Anonymous doesn't reveal what drives his 150-odd annual music purchases; does he just buy willy-nilly, sound unheard? Is it the title that attracts him? The name of the group? Where does he even learn about these tracks, or groups, or whatever it is that gets his money, since radio apparently isn't in the equation?

And who are these "other services that rip artists off"? He seems to imply that all small webcasters fall into that category; possibly he believes broadcast radio pays a larger share of its revenue. If so, I'd like to give Marvin Glass, director of, a moment with him.

The notion that artists should give away their recordings or play free gigs for "exposure" is moronic.

"Exposure" is another word no-one has read on Net Radio Blog. Not that the exposure con isn't real; as a freelance writer I bang my head against it daily. And we writers don't even make a dime beyond one-time purchase of our rights. By contrast, musicians get liability per listener per performance, amounting to a perpetual revenue stream worth much more than recording sales.

That said, exposure is a thing. Artists must be heard/seen/read to make money. If it's true that profiteers have spun that into a racket, it's also true that exposure is vital to us. That's why music promoters provide thousands of recordings to radio stations – including small independent Internet radio stations – free of charge.

But Anonymous is right that exposure alone isn't sufficient; you can't pay your rent with "exposure". And no-one in the Net radio community – least of all me – has suggested otherwise.

The musicians I know aren't interested in becoming stars. They just want to be paid for their work. So pay 'em, for goodness sake.

You know who else doesn't want to be a star? Small webcasters. They'd like to pay their expenses (or not; many are hobbyists, happy to operate at a loss, within reason). A few would like to make a living. The notion that Net radio producers are running off with bags of unearned money is frankly surrealistic. They are in fact the precise equivalent of independent musicians: doing what they do because they have to, because they've got the sickness, because they have vision and passion and something to contribute. Any attempt to cast them as exploiters – of anyone – is extremely specious.

Artists and small webcasters are two subsets of a common interest. To characterise their relationship as adversarial flies in the face of political reality and common sense.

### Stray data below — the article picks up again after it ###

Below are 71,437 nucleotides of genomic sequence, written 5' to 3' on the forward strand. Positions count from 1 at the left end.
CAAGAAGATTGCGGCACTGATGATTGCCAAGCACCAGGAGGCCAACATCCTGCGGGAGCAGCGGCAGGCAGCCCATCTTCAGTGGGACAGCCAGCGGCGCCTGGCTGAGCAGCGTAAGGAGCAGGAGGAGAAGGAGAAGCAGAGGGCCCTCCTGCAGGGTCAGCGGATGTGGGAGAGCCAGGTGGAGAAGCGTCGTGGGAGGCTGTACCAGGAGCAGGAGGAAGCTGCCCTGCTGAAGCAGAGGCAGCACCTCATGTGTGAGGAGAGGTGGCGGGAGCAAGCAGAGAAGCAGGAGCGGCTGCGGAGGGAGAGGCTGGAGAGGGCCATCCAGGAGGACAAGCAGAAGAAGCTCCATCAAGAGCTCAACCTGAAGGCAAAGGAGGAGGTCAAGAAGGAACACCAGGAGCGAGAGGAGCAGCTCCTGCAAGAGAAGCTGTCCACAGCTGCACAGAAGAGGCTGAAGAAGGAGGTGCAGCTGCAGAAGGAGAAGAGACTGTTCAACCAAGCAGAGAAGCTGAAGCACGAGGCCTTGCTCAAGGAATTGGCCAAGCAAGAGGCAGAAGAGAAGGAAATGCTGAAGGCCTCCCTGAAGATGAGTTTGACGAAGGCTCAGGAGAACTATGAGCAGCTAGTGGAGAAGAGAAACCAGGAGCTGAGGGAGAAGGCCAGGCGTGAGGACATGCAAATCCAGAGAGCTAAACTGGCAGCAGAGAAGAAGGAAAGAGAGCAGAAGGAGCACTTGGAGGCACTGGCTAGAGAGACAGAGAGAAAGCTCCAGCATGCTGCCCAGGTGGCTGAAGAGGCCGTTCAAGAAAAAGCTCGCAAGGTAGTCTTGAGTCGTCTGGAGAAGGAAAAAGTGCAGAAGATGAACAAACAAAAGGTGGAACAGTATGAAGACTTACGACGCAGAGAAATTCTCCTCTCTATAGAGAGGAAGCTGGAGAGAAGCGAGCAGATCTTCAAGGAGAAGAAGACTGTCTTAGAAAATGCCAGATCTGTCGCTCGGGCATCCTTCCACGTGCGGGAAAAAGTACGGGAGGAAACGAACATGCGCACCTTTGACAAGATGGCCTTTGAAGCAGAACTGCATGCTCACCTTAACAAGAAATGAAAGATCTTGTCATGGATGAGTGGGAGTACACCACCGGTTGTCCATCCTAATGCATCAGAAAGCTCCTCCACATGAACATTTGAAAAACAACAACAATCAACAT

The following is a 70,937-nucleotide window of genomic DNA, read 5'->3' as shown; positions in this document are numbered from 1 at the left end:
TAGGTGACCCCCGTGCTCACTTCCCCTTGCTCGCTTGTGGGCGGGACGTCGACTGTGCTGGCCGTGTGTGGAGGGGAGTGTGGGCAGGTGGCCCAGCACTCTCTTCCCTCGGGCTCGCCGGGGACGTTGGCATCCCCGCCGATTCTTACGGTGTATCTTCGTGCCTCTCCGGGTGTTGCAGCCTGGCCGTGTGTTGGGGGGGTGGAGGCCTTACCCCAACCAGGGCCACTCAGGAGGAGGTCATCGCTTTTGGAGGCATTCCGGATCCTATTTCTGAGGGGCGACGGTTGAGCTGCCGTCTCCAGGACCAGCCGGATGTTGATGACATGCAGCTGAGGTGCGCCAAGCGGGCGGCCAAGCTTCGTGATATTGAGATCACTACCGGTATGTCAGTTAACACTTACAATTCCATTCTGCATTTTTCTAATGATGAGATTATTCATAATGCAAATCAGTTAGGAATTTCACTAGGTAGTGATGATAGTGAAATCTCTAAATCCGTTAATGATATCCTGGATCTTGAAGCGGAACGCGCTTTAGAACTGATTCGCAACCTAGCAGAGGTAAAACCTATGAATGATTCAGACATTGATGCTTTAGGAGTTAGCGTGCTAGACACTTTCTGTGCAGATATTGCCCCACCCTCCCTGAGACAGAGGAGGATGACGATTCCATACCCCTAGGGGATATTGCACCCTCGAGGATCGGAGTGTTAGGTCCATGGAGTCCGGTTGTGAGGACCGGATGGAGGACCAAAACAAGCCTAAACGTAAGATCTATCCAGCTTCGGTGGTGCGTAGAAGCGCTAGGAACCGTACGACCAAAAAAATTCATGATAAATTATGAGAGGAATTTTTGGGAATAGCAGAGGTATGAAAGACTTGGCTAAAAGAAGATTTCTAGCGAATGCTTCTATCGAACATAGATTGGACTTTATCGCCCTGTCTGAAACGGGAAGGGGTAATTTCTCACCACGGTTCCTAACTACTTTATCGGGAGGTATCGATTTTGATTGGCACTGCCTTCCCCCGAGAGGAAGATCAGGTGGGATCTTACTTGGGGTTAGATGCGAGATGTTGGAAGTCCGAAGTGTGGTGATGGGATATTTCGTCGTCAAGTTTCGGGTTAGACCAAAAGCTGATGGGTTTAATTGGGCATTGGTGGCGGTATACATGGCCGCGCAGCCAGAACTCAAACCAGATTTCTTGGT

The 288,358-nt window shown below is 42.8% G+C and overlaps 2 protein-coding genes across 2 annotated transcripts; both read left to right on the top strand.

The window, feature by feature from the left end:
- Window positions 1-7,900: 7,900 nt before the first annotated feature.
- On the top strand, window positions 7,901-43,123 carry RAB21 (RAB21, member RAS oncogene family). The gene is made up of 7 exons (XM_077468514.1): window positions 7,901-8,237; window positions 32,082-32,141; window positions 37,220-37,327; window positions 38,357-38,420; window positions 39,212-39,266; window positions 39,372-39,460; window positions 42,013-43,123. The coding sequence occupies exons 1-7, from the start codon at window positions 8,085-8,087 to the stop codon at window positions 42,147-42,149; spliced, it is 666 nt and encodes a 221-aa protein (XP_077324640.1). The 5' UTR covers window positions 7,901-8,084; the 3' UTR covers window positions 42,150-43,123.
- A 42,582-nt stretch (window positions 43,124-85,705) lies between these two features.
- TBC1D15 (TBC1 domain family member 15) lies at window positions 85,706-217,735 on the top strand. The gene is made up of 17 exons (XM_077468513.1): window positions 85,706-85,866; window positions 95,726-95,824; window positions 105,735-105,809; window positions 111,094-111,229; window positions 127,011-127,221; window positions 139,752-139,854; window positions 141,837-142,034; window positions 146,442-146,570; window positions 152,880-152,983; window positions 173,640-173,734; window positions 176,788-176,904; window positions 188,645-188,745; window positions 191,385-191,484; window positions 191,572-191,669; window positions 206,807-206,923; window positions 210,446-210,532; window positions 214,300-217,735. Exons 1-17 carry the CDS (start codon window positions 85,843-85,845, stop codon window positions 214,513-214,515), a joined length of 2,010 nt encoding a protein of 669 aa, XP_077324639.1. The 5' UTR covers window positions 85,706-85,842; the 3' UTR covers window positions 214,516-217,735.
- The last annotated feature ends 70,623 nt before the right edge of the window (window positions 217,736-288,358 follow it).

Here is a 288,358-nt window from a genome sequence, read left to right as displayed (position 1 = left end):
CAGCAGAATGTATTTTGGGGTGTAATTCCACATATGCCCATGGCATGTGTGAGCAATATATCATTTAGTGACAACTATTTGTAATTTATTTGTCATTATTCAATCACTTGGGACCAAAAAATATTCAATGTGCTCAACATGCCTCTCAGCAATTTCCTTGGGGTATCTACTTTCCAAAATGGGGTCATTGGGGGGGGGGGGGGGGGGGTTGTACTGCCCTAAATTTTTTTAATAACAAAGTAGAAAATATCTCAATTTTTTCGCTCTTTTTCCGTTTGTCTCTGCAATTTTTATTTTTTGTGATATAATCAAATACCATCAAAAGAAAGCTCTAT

(Photo of Neon Trees performing for a webcast courtesy of Wikimedia Commons and a generous photographer.)


  1. as an internet radio producer who in my own small way helps promote independent artists and help them reach a slightly wider audience, i applaud this balanced well written piece!

  2. Thanks, Martin! Just clearing a few things up...

  3. "Anonymous" is clearly typing to hear the clicking from his keyboard. His comments are frankly uninformed, and arrogant. I'm a 20 year radio vet. Between the inside deals and playlist manipulation, the only thieves in this game are the RIAA. I've seen it first hand.

  4. The music industry is battling YouTube as well.

  5. Latest update 4/29/16: Sony Music has has pulled all Radionomy stations from TuneIn and removed the Radionomy App from the US iTunes Store. www(dot)facebook(dot)com/milwaukeesmagic/posts/747064962096844

  6. Thanks for that news. Tunein decided to pull RN stations almost two months ago; not sure why it's getting so much attention now. (Possibly because they're actually doing it now.) Removal of the RN app from the US iTunes store, however, is new. I haven't been able to find a news story about it to link to, unfortunately.

  7. According to the filing, Radionomy has no licensing arrangements with US PROs either privately or under the blanket statutory license provision of U.S.C. Section 114.

    They are not listed as a payee on the SoundExchange site. Nor BMI, ASCAP, and SESAC for that matter.

    Just from reading their fairly well hidden TOS years ago, it was quite evident to me that their “escape clause” to any foreign (US) PRO that should come knocking was to seek relief under whatever international safe harbor provision available.

  8. Here's the lawsuit complaint:

  9. I agree with the Anonymous that just posted the information about the lawsuit on May 2 at 6:39 and 6:45. I don't see anything nefarious on Sony's part.

  10. I agree that any rights holder has the right to pursue any venue for non-payment.

    However, this particular move is part of a full-court press to monopolise the American music industry, one that started decades ago and includes eliminating all small webcasting from the US. Since they managed to get the small webcasting licence revoked at the start of the year, Radionomy has become the last refuge of independent American Net radio. In light of that fact, this action is clearly another hostile act. The timing alone makes that point.

    The point has always been, and remains, that these corporations have jiggered prices to eliminate revenue streams for independent artists. "Non-payment" is only the stick they use to deliver the final blow.